She Said He Said, the Valentine’s edition: Enhance intimacy and deepen connection |

She Said He Said, the Valentine’s edition: Enhance intimacy and deepen connection

Lori Kret and Jeff Cole
She Said He Said
Lori Ann Kret and Jeffrey Cole
Courtesy photo

Dear Readers, 

Ideally, Valentine’s Day inspires a little extra romance in your relationship. But for many couples, the stress of creating the ultimate date or receiving the perfect gift eclipses the focus of simply enjoying one another. Having a meaningful Valentine’s, regardless of the current state of your relationship, starts with tuning into each other and tuning out the commercial hype and Instagram comparisons. We’re not dissuading you from buying a lovely present or planning a delicious dinner, but instead are encouraging you to not let that be the end goal. Every relationship has room to repair rifts or enhance intimacy. Today is an opportune time to recognize your strengths as a couple and begin playing with new practices for growing together. Here are a few options to get you started.  

Jeff: Find new ways to build intimacy

When most people think of intimacy, two things typically come to mind: physical/sexual connection and emotional closeness. Undoubtedly, both are important to the health of most relationships. But the challenge with over-emphasizing these two areas of intimacy — especially with the hyper-focus on Valentine’s Day — is that both passionate sex and a deep emotional connection are places that tend to create a lot of vulnerability.

This year, try something new by focusing more on the three other forms of intimacy. The first is playful intimacy, which can be a lighter, sillier or more adventurous kind of connection. Plan on a hike or a weekend adventure. Go to a comedy show or watch a funny movie. The second is intellectual intimacy — the sharing of ideas, values and beliefs. Pick a book to read together, listen to a podcast or find an interesting seminar to sign up for. And the third is spiritual intimacy — the exploration of existentialism, religion or higher consciousness with your partner. You could meditate together or go to a church service. Or try something a bit more outside the box like a shared breathwork session. These aspects of intimacy also require nurturing and attention in healthy relationships and they have less of a vulnerability factor, so they are worth the time and effort to integrate into your relationship.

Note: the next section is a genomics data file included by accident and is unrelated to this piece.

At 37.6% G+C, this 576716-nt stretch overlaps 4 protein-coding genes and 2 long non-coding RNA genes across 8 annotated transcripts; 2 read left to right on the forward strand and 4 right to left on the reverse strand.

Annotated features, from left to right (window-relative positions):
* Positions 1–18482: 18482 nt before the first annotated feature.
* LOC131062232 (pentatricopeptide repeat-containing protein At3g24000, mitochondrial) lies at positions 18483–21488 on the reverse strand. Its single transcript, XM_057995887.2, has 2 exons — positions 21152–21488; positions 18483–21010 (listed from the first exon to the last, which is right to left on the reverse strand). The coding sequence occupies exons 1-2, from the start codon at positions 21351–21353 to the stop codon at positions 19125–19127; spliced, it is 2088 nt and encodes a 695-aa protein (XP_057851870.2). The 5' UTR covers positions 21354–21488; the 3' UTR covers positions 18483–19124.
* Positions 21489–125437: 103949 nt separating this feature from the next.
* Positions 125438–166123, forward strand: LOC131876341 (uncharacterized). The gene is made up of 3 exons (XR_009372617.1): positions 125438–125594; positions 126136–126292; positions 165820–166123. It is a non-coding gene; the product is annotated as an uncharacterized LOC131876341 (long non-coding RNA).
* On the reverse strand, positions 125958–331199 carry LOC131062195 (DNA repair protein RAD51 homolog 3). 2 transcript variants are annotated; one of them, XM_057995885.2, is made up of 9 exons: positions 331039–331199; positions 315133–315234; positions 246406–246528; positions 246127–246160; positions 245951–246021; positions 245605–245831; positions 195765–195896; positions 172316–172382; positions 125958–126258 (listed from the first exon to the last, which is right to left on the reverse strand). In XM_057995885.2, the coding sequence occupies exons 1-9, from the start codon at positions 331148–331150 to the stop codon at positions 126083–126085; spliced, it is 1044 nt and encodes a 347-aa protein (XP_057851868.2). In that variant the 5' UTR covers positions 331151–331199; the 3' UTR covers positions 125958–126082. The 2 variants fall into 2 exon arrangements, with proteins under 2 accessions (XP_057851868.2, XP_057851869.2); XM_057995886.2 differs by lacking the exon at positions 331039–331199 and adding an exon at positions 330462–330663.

Lori: Commit to turning toward each other (80% of the time)

Intimacy is built through a thousand small interactions that support both partners in feeling safe, seen, valued and loved. Psychologist John Gottman found that thriving relationships are those in which partners actively create invitations to connect and are conscious about responding to each other’s bids for engagement. These bids are intertwined into the fabric of daily life: a smile, a hug, sharing an insecurity, recounting a funny memory, asking for support. Couples who remained strong over six years of the study averaged turning toward each other 86% of the time. 

Conduct the ARI Lovability Audit together

Through our work with couples, we created the Aspen Relationship Institute Lovability Audit to help partners clarify how they want to feel seen and loved. Reflect on each of the questions and share your answers and insights with each other. 

  1. What makes you lovable? (Hint, we all are intrinsically worthy of love from the first moment of life.) Don’t be shy in listing the aspects of yourself that you value, love or appreciate.  
  2. What do you feel you are loved for? Some partners feel loved because of what they do, give or provide. Others for their success or beauty. This question begins to explore your narrative of why your partner (and others) value you. It’s important to note that narratives may be accurate or skewed. 
  3. What do you want to be loved for? This isn’t black or white. Your partner may still love you for being a great parent or providing financial security. But perhaps you would also like to feel more love for your humor, insight or creativity. 
  4. How will you know when you are being loved for these aspects (i.e., what you listed in No. 3)? Reflect on ways in which your partner could show that they loved these facets or parts of you. 

Jeff and Lori: Don’t let the stress of Valentine’s Day distract you from what’s most important. Take time today to turn toward each other, express appreciation for one another, and talk about new ways to foster intimacy. 

Lori and Jeff are married, licensed psychotherapists and couple-to-couple coaches at Aspen Relationship Institute. Visit ​​ for all previous She Said, He Said columns.